“In our opinion, a full-scale political dialogue between Tehran and Washington, including on issues of regional security, is long overdue,” Lavrov said.
“We are convinced that the improvement of relations between the two countries would benefit stability in the Middle East and beyond the region, while helping to resolve the situation around the Iranian nuclear program as well as increasing the effectiveness of the fight against global terrorism and drug threat,” the minister said.
Lavrov also reiterated that Moscow welcomes any steps that could lead to a comprehensive deal on Tehran’s controversial nuclear program.
During the past decades, relations between the United States and Iran have been strained. The United States openly supported and armed Iraq during the Iran-Iraq war in the 1980s. In 1995, the United States introduced a total embargo on trade with Iran. Since 2003, Washington has accused Iran of developing nuclear weapons.
Apart from the United States, several other western countries and Israel argue that Iran develops nuclear weapons under the guise of a civilian nuclear program, while Tehran argues that its nuclear activity is aimed purely at meeting the country's growing energy needs.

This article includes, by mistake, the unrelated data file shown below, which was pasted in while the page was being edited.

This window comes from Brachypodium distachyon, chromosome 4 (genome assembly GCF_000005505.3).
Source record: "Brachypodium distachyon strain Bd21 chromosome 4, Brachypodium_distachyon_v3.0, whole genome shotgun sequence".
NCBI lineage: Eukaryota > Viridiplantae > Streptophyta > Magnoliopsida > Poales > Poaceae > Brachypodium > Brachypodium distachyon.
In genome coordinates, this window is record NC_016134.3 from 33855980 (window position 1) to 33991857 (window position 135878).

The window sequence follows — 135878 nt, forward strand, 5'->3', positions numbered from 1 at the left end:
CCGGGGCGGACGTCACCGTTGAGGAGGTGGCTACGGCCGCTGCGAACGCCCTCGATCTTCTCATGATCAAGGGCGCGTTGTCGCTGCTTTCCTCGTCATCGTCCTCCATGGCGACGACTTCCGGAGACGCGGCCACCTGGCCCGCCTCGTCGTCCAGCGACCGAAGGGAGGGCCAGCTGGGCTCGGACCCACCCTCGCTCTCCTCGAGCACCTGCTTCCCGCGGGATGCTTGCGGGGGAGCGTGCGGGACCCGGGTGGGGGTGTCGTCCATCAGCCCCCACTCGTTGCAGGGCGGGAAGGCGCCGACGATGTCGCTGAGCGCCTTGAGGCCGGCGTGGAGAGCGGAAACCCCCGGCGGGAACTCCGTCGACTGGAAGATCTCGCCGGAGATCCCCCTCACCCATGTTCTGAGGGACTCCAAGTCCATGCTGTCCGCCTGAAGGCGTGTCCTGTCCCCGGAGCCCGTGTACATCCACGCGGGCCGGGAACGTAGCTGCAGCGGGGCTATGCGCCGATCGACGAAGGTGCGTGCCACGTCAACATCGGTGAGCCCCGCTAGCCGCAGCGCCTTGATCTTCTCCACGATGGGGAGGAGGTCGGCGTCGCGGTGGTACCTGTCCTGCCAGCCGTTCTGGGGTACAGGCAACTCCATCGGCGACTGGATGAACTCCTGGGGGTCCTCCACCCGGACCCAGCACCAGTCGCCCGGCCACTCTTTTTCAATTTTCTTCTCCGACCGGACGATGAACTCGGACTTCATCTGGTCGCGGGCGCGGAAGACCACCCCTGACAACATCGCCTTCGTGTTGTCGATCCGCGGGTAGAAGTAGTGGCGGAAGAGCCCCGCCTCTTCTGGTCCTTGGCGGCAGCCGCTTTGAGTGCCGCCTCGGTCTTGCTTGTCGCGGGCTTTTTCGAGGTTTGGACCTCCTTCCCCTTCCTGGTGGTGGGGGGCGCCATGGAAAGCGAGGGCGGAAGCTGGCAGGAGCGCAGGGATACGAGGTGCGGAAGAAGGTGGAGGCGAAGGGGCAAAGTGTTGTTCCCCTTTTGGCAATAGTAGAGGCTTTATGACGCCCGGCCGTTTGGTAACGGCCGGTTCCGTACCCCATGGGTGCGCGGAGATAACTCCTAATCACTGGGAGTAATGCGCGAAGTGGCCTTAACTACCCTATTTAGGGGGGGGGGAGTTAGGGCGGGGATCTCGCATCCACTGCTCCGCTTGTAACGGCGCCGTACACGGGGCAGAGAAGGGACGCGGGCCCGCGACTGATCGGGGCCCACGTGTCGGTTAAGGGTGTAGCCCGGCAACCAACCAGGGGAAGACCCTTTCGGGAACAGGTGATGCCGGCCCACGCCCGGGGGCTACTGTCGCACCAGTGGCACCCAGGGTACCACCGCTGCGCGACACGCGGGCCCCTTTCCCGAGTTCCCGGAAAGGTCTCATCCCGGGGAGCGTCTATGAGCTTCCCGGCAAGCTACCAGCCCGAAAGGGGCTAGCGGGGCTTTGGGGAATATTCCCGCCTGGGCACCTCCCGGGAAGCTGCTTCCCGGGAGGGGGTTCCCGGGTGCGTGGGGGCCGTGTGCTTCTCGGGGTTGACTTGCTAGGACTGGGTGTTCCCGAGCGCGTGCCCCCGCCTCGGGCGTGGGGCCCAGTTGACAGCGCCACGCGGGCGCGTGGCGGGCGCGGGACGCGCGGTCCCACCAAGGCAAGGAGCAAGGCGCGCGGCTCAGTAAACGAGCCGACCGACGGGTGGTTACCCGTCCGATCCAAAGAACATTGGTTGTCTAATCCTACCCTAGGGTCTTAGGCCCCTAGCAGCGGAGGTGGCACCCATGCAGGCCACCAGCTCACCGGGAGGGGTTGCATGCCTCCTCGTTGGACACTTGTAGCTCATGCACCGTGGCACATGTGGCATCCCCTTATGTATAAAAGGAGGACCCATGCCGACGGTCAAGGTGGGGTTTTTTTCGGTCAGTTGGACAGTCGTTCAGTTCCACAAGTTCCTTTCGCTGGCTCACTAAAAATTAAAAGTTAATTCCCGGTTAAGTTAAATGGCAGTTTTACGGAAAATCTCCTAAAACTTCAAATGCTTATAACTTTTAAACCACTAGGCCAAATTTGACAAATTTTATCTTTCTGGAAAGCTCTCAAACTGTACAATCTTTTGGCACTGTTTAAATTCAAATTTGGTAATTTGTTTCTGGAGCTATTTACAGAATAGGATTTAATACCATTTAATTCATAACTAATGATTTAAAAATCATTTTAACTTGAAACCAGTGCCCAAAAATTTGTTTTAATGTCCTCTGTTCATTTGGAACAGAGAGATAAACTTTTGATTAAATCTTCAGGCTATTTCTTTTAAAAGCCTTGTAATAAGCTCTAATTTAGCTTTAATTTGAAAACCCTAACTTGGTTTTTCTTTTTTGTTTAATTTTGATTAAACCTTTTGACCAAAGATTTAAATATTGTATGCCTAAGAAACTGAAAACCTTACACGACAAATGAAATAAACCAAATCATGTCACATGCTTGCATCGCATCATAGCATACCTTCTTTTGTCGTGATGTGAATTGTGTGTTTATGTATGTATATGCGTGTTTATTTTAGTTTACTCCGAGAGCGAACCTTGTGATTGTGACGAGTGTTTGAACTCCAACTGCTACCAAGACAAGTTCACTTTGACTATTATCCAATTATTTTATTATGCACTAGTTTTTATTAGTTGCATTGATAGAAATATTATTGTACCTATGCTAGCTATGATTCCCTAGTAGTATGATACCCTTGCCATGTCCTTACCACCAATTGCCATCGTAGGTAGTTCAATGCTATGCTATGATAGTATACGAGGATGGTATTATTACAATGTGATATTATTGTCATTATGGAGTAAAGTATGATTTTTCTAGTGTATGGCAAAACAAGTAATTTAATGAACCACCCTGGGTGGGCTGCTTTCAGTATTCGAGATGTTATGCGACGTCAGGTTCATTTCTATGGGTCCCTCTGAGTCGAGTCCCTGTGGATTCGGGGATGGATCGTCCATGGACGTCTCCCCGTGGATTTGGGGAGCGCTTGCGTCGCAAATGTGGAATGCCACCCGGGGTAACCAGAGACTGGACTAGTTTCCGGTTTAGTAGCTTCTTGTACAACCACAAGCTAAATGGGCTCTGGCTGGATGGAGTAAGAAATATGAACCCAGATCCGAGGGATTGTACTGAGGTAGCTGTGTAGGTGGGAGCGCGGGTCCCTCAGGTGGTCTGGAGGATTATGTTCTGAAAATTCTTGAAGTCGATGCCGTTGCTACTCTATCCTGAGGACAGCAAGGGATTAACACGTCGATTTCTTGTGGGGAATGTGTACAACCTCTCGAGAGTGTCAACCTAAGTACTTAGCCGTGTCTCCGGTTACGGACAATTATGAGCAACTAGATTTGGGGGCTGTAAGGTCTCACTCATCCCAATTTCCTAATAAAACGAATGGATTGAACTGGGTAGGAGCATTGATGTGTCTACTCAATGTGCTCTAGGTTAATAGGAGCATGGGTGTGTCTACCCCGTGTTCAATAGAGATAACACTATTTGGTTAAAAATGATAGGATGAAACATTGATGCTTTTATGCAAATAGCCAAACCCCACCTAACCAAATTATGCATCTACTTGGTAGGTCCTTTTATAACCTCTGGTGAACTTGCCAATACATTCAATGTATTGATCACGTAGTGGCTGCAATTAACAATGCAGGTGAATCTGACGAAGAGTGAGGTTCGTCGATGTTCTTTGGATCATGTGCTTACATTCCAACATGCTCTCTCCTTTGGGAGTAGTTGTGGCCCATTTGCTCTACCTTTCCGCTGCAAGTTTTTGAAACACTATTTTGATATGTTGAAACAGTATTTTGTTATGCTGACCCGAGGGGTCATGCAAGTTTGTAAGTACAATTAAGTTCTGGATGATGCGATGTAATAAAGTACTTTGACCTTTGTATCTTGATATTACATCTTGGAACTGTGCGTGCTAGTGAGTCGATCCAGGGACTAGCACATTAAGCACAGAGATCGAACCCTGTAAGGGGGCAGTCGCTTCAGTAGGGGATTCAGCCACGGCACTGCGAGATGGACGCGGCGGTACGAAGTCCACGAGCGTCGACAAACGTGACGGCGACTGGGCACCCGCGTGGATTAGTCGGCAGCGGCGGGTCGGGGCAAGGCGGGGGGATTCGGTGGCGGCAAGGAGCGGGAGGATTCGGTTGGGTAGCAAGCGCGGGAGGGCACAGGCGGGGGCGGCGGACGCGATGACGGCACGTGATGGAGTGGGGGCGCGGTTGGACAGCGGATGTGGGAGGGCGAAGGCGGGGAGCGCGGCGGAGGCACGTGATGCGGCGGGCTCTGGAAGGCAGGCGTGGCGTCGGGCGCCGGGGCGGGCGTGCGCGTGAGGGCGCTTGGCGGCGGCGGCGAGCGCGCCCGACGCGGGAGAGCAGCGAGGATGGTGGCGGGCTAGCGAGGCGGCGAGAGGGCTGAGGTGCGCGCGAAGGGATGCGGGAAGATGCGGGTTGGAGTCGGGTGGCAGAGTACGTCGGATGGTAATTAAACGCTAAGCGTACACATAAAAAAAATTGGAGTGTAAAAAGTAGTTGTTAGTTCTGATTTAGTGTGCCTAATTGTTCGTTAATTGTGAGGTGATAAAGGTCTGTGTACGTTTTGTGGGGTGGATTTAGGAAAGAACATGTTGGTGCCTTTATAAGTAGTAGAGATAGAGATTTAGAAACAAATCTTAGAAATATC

In November 2013, during talks held in Geneva, the P5+1 group of international mediators comprising Russia, the United States, the United Kingdom, France, China, and Germany agreed to reach a deal with Tehran guaranteeing the peaceful nature of the Iranian nuclear program by July 2014. The deadline for the agreement was later postponed to November 24, 2014.
At the latest round of talks between Iran and the P5+1 countries held in Vienna, the parties failed to reach a comprehensive deal on Iran's nuclear program by the November 24 deadline. The sides agreed to extend the Geneva agreements and continue their dialogue until July 2015.